The Chinese-PP study is an attempt to tackle the primary hurdle of learners of Chinese as a second language (L2)—the logographic nature of the Chinese script (Fan et al. 1987; Wong et al. 2011b). Underlying the Chinese scripts is a rule-based system—each Chinese character comprises of one or more components, spatially arranged according to a limited set of orthographic rules. The traditional way of teaching Chinese characters is either through strokes or through whole characters as an image, bypassing the components. As compared to traditional ways of memorizing each character as a whole or focusing on the strokes of a character and their sequences, teaching the structure of characters and simultaneously addressing the relationship between components and wholes generates positive effects on character learning (Anderson et al. 2002; Nagy et al. 2002). This is relevant to orthographic awareness, which refers to the awareness of individual Chinese characters’ internal structures and therefore being able to infer meaning and pronunciation (Ho and Bryant 1997; Jackson et al. 2003; Shen 2005). When learners start to cultivate this orthographic awareness, which is a metalinguistic awareness, they also start the process of transforming their knowledge of characters from explicit to implicit (Jiang 2006), from performance towards the competence.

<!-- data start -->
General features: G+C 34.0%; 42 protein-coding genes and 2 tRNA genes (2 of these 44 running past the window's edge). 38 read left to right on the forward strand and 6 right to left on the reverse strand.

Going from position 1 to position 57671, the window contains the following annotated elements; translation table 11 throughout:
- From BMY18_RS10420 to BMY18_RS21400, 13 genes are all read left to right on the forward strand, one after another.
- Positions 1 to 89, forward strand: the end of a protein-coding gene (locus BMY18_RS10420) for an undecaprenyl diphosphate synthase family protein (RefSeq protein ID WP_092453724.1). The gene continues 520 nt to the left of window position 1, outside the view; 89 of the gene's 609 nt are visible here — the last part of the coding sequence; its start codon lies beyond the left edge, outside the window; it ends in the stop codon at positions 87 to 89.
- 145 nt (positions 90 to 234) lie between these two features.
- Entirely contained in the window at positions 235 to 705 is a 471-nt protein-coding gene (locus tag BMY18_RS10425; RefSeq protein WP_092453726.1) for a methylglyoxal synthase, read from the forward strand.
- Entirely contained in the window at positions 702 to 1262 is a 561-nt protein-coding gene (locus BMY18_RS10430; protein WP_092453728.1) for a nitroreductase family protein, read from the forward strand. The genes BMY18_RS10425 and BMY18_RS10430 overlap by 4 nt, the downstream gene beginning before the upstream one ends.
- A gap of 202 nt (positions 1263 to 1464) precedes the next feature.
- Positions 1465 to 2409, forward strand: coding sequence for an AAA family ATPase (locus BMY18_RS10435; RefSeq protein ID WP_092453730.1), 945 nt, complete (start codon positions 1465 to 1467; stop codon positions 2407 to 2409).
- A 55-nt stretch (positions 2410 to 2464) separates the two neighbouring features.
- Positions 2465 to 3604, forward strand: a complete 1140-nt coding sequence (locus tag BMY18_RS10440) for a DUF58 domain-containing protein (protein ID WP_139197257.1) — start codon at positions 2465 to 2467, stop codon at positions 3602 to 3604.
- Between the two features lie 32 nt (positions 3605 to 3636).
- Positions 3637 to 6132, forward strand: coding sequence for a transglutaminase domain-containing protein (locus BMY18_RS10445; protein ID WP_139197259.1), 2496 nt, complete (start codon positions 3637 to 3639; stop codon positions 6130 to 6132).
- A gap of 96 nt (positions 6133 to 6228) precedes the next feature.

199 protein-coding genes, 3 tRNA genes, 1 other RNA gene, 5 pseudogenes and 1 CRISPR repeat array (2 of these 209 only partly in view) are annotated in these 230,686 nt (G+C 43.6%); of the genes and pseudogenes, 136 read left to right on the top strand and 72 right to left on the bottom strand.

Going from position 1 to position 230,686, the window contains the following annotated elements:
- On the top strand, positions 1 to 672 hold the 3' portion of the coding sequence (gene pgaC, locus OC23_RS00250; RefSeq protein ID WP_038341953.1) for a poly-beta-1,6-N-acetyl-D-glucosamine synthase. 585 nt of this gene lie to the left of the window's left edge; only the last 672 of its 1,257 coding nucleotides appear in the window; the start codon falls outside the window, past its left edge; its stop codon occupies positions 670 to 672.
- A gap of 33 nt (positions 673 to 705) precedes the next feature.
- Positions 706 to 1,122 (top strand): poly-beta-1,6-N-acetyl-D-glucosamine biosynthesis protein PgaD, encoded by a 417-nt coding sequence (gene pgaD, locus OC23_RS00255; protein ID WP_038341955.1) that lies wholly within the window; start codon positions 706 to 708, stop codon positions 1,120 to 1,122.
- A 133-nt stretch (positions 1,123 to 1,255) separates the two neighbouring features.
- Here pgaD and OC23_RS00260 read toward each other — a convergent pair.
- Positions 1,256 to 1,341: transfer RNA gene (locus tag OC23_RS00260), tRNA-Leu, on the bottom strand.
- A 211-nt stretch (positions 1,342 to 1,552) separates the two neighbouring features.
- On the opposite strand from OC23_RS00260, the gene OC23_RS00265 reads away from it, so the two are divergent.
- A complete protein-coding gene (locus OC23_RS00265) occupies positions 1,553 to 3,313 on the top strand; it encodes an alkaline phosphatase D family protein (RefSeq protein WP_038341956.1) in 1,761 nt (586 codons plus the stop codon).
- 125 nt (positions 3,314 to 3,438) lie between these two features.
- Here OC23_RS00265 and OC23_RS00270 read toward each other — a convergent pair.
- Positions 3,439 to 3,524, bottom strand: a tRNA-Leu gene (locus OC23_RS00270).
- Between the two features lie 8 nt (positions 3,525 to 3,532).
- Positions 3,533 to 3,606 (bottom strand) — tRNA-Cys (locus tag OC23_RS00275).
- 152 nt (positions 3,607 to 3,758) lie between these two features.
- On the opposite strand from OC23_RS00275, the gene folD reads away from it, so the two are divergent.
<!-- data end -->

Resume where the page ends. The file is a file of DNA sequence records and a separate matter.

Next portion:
We envisaged that the Chinese-PP activity would consist of three main scaffolding sources: technological, peers, and teacher. Technology provides scaffolding in the sense of requiring the students to play the activity by following both generic and domain-specific rules and logic (in the form of software features or affordances). Peer scaffolding is encouraged in order to increase student interaction and collaboration (Boticki et al. 2011).The teacher acts as facilitator and helps the students in dealing with impasses they might encounter.
In addition, the scaffolding analysis can be extended to the identification of the critical success factors in learning environments and the assessment of the roles of the technological supports. For example, if teachers and students can do better in providing certain scaffolds, then the role of the technology can be revised accordingly (arrows D). Such a framework may guide us in redefining the roles of the teachers, the students, and technology through empirical research to improve the students’ learning experiences and outcomes. When good scaffolding leads to positive learning processes and outcomes, these can be reified by creating representations which can serve as best practices to help future learners and teachers. The framework is our abstraction of the design-based empirical process of designing the different forms of distributed scaffolding to work in redundant and synergistic ways (Tabak 2004).